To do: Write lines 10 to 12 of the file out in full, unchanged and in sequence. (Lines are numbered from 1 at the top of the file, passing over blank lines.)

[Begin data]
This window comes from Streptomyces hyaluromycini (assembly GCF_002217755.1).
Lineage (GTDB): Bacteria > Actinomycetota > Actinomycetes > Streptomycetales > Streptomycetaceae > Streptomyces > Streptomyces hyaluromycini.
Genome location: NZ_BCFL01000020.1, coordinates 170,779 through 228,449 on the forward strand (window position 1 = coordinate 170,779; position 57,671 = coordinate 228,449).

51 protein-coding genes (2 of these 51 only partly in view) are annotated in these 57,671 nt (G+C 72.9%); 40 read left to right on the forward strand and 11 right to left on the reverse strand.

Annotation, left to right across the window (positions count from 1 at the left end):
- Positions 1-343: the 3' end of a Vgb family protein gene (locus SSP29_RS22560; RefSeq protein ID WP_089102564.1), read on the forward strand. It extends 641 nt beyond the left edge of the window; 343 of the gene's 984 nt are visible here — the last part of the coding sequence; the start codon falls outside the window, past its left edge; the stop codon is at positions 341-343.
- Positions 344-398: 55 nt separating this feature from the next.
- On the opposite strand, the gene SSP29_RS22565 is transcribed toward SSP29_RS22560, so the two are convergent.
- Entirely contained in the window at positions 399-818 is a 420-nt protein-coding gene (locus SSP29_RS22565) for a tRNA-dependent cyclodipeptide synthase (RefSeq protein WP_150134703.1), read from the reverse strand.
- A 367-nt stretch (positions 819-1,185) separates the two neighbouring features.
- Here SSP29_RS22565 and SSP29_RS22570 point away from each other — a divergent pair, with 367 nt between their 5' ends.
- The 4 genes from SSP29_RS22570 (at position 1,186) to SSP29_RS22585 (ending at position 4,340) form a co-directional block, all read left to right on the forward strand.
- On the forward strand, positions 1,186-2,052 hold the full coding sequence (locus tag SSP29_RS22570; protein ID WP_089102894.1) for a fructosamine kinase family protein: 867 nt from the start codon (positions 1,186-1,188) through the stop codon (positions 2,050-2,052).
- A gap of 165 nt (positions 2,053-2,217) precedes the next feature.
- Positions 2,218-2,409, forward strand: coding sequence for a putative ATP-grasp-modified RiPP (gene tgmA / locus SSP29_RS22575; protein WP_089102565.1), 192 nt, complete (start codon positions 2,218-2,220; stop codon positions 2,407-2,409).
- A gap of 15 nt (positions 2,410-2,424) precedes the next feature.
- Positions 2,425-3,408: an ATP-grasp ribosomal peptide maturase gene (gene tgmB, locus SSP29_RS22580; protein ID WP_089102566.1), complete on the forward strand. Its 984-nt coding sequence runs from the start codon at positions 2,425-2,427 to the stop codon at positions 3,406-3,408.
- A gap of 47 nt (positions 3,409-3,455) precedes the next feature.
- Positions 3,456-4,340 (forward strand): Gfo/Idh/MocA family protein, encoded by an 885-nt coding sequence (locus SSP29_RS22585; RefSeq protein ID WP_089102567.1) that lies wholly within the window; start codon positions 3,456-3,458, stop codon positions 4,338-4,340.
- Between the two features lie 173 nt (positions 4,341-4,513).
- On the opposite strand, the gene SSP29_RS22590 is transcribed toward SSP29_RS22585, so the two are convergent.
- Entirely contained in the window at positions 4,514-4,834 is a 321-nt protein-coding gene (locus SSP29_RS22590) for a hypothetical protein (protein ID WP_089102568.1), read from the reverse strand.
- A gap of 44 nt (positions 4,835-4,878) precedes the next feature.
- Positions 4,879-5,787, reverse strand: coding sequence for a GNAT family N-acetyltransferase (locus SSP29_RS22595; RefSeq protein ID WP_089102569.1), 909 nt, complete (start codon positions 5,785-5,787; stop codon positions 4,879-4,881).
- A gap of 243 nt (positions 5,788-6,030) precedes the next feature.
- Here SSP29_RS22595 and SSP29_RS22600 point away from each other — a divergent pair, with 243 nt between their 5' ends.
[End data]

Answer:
- A 367-nt stretch (positions 819-1,185) separates the two neighbouring features.
- Here SSP29_RS22565 and SSP29_RS22570 point away from each other — a divergent pair, with 367 nt between their 5' ends.
- The 4 genes from SSP29_RS22570 (at position 1,186) to SSP29_RS22585 (ending at position 4,340) form a co-directional block, all read left to right on the forward strand.